Starter A sandwich consists of two slices of bread, 3 slices of meat, and one slice of cheese. For each of the following amounts, determine the number.

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Starter A sandwich consists of two slices of bread, 3 slices of meat, and one slice of cheese. For each of the following amounts, determine the number of sandwiches that can be made and what is left over: 6 bread, 10 meat, 4 cheese slices 10 bread, 6 meat, 8 cheese slices 25 bread, 40 meat, 12 cheese slices

Starter 6 bread, 10 meat, 4 cheese slices
3 sandwiches 0 bread, 1 meat, 1 cheese 10 bread, 6 meat, 8 cheese slices 2 sandwiches 6 bread, 0 meat, 6 cheese 25 bread, 40 meat, 12 cheese slices 12 sandwiches 1 bread, 4 meat, 0 cheese

Ch. 9 Stoichiometry 9.3 Limiting Reactant

Why is there a limiting reactant?
a reaction rarely has exactly the right amount of each reactant usually have some left over limiting reactant reactant that limits the amount of product created always completely used up excess reactant reactant not completely used up

When do you have to find a LR?
whenever two amounts of reactants are given in a problem when only one amount of reactant is given in a problem, then the other is assumed to be in excess

Finding Limiting Reactant using reactants
Figure out how much you need of B if you use up all of A Convert grams A to grams B using stoichiometry You may start with either reactant Determine whether you will have enough If you don’t have enough of B, then B is LR If you don’t have enough of A, then A is LR

Finding Limiting Reactant using products
Convert each of the reactant amounts into an amount of product (doesn’t matter which product) Compare product amounts and find lowest amount. Whichever reactant led to lowest product amount is LR

Example 1 The reaction begins with 2.51 g of HF and 4.56 g of SiO2. What is the limiting reactant and the excess reactant? How much excess reactant will be left over? Write the balanced chemical equation SiO2(s) + 4HF(g)  SiF4(g) + 2H2O(l)

Example 1 Find the number of moles available of each reactant:

Example 1 If we use up all of the HF, how much SiO2 will we need to go with it? Do we have enough SiO2? mol available > mol needed YES- there will be some left over Limiting Reactant : HF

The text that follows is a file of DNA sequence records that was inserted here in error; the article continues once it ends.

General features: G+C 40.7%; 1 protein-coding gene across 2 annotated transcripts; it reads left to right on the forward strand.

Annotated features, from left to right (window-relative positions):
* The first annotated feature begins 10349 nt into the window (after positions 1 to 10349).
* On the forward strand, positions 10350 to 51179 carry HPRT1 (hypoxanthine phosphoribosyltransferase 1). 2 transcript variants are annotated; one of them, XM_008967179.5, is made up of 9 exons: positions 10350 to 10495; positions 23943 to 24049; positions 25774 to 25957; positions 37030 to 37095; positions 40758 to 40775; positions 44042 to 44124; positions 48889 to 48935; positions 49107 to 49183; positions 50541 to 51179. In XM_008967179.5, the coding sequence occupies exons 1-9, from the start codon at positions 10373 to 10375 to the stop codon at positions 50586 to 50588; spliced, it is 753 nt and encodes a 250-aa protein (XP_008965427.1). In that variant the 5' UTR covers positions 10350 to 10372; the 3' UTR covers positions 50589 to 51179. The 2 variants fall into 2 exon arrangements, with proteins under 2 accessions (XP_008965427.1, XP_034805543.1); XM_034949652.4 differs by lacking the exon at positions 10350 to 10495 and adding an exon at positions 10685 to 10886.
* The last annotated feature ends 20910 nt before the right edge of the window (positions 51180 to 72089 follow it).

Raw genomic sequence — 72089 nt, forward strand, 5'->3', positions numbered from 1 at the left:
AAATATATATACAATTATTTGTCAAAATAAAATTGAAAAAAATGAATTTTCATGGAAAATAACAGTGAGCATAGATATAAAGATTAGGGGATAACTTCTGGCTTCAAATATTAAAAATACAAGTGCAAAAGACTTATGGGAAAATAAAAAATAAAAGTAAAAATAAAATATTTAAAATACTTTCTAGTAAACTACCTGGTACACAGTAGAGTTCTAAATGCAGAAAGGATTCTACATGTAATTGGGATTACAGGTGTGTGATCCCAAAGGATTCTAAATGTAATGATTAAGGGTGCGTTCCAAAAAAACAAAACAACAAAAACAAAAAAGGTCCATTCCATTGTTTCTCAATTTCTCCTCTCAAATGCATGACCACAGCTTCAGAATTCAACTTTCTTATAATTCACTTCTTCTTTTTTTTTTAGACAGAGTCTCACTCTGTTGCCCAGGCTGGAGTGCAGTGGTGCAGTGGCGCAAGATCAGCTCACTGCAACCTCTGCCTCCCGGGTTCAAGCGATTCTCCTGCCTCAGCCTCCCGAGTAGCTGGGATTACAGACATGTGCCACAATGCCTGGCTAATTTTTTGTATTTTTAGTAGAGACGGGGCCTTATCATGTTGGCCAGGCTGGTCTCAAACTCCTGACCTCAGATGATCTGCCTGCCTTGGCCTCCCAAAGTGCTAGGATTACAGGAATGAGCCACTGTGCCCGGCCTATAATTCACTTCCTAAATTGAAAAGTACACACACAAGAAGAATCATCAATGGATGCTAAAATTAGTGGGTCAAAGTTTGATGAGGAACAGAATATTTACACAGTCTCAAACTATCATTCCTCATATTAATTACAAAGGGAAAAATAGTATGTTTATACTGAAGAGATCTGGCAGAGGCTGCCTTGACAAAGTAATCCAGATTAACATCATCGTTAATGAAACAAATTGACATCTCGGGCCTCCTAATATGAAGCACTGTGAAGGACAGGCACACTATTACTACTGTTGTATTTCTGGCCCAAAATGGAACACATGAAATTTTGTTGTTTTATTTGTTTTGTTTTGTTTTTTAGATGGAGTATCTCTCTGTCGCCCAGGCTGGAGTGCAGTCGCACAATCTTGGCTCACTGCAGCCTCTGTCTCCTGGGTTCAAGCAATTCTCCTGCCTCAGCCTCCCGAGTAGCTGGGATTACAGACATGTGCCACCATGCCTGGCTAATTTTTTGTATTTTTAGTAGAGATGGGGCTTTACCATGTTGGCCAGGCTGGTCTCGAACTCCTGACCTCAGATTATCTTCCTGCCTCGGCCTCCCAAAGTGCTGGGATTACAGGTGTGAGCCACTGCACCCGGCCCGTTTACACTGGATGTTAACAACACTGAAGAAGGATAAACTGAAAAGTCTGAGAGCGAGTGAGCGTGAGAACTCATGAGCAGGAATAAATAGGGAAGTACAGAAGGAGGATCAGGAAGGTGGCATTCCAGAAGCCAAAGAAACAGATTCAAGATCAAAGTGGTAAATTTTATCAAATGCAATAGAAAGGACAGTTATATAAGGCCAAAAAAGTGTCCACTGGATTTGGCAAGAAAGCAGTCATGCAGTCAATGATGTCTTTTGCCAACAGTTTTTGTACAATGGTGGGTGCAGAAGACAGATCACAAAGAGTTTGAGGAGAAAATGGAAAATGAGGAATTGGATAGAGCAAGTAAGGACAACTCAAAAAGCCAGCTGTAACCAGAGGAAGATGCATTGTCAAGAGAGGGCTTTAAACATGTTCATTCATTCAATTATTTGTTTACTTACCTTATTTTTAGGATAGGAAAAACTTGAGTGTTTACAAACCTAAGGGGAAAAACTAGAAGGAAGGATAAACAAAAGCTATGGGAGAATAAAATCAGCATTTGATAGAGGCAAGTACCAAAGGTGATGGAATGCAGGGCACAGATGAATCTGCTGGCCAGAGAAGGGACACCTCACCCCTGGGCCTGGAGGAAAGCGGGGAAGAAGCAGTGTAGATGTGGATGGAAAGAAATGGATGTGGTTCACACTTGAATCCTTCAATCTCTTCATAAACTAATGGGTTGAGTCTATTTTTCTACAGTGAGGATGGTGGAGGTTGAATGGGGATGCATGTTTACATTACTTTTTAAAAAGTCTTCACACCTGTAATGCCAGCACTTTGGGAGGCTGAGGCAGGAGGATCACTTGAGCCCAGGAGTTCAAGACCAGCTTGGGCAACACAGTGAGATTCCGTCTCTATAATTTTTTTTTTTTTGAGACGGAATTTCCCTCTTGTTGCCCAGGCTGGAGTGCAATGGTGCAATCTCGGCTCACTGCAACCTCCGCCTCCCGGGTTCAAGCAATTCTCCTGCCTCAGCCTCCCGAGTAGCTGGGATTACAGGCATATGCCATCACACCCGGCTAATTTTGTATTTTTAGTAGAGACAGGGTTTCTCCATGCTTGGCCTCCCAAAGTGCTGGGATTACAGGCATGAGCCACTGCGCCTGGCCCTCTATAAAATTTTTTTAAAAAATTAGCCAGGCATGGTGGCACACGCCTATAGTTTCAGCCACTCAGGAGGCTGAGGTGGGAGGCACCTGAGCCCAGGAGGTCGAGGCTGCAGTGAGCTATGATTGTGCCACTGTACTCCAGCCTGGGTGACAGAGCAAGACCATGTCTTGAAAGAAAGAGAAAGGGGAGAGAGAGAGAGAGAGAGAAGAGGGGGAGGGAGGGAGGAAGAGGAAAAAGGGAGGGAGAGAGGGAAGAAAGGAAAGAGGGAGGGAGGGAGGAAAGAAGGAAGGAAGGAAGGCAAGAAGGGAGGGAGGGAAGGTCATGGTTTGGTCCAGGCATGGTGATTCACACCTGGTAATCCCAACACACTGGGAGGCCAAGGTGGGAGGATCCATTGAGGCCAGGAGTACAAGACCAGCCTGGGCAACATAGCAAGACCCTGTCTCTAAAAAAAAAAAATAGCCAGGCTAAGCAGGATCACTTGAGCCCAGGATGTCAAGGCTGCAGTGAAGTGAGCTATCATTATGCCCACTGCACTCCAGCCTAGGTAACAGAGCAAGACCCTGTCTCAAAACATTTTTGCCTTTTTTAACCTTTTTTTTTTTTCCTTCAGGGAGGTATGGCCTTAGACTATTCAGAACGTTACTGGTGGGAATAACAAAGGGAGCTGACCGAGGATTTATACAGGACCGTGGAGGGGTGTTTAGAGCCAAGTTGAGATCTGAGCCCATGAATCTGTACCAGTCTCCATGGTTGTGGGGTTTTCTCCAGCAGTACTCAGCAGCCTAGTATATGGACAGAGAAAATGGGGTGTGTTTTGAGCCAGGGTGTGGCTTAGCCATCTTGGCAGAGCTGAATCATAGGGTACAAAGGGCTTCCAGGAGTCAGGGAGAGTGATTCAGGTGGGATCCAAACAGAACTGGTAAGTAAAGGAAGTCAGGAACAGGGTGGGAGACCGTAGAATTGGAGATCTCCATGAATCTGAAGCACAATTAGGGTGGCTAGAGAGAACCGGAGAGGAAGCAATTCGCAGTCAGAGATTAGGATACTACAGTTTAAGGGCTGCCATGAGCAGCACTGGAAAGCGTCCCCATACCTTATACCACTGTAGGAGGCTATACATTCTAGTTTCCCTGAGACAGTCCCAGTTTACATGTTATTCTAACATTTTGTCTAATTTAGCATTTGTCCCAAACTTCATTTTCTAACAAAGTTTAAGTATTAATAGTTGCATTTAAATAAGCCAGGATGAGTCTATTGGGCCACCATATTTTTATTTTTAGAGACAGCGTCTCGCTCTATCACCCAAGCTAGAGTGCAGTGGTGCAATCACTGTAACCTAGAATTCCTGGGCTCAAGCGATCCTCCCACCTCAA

How much of the product can be formed?
Start conversion with amount of limiting reactant. Convert to amount of product using stoichiometry

Example 1 How many grams of water could be formed?
Convert grams of HF to moles. Convert moles of HF to moles of water. Convert moles to grams using molar mass.

Example 2 A reaction was done with 36.8 g C6H6 and 41.0 g of O2.
Write the balanced chemical equation 2C6H6 + 15O2  12CO2 + 6H2O What is the limiting reactant and how much of each product can be produced?

Example 2 Reactant Method = 113 g O2 Product Method = 25.5 g H2O
36.8 g C6H6 1 mol C6H6 15 mol O2 32 g O2 78.12 g C6H6 2 mol C6H6 1 mol O2 = 113 g O2 Because 113 g O2 is greater than what we have available, O2 is LR Product Method 36.8 g C6H6 1 mol C6H6 6 mol H2O g H2O 78.12 g C6H6 2 mol C6H6 1 mol H2O = 25.5 g H2O 41.0 g O2 1 mol O2 6 mol H2O g H2O 32 g O mol O2 1 mol H2O = 9.24 g H2O Because 9.24 is less than 25.5, O2 is the LR

Example 2 Once you find the LR, you can then calculate the amount of each product formed… Amount of H2O 41.0 g O2 1 mol O2 6 mol H2O g H2O 32 g O mol O2 1 mol H2O = 9.24 g H2O Amount of CO2 41.0 g O2 1 mol O mol CO g CO2 32 g O mol O2 1 mol CO2 = g CO2

Example 3 If the reaction below begins with grams of Fe and 37.5 grams of oxygen, what is the limiting reactant? 4Fe(s) + 3O2(g)  2Fe2O3

Example 3 How many grams of oxygen will be left over after the reaction? How many grams of iron (III) oxide can be formed?

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